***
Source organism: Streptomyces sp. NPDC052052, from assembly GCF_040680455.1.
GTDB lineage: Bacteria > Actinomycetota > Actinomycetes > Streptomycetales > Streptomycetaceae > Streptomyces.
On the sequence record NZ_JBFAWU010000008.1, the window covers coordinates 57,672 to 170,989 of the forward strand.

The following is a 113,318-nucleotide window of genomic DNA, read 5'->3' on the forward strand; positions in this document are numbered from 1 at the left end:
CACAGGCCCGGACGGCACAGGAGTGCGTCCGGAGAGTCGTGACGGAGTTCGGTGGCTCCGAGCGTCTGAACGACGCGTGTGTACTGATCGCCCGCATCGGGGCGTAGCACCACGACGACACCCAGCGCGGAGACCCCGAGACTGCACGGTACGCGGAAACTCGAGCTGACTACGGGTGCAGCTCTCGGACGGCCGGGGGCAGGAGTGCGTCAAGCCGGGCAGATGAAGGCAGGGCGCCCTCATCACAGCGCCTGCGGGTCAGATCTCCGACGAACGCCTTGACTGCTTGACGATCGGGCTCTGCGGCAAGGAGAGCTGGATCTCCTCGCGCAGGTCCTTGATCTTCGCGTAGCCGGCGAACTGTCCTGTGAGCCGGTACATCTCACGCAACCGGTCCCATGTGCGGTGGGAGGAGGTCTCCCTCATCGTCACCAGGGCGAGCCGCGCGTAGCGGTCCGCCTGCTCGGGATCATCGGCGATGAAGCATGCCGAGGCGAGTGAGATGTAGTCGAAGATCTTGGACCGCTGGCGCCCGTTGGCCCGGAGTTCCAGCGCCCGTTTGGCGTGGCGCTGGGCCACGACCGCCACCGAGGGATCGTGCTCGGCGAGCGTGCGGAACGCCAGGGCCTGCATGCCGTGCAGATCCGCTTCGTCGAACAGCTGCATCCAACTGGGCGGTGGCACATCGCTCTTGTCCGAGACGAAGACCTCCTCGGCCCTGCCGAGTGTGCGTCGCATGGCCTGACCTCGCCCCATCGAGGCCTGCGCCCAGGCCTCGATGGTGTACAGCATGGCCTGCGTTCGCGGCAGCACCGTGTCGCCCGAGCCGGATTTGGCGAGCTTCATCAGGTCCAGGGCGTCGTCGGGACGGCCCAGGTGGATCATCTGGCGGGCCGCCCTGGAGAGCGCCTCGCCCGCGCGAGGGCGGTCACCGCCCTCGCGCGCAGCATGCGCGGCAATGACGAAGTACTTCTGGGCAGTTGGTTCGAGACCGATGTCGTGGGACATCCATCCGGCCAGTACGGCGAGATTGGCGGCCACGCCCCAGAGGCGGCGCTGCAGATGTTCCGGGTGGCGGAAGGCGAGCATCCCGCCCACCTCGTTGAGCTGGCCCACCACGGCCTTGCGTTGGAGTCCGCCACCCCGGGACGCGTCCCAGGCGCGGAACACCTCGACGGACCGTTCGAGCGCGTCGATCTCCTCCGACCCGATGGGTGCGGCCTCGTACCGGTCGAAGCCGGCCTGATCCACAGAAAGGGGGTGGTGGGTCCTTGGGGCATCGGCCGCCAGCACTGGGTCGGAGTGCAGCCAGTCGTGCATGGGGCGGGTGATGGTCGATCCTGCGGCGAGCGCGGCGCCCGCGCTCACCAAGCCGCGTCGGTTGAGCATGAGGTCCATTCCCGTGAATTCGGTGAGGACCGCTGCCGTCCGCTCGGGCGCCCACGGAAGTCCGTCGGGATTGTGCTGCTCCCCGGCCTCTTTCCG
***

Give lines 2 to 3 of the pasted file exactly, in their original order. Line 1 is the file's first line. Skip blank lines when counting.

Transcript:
GTDB lineage: Bacteria > Actinomycetota > Actinomycetes > Streptomycetales > Streptomycetaceae > Streptomyces.
On the sequence record NZ_JBFAWU010000008.1, the window covers coordinates 57,672 to 170,989 of the forward strand.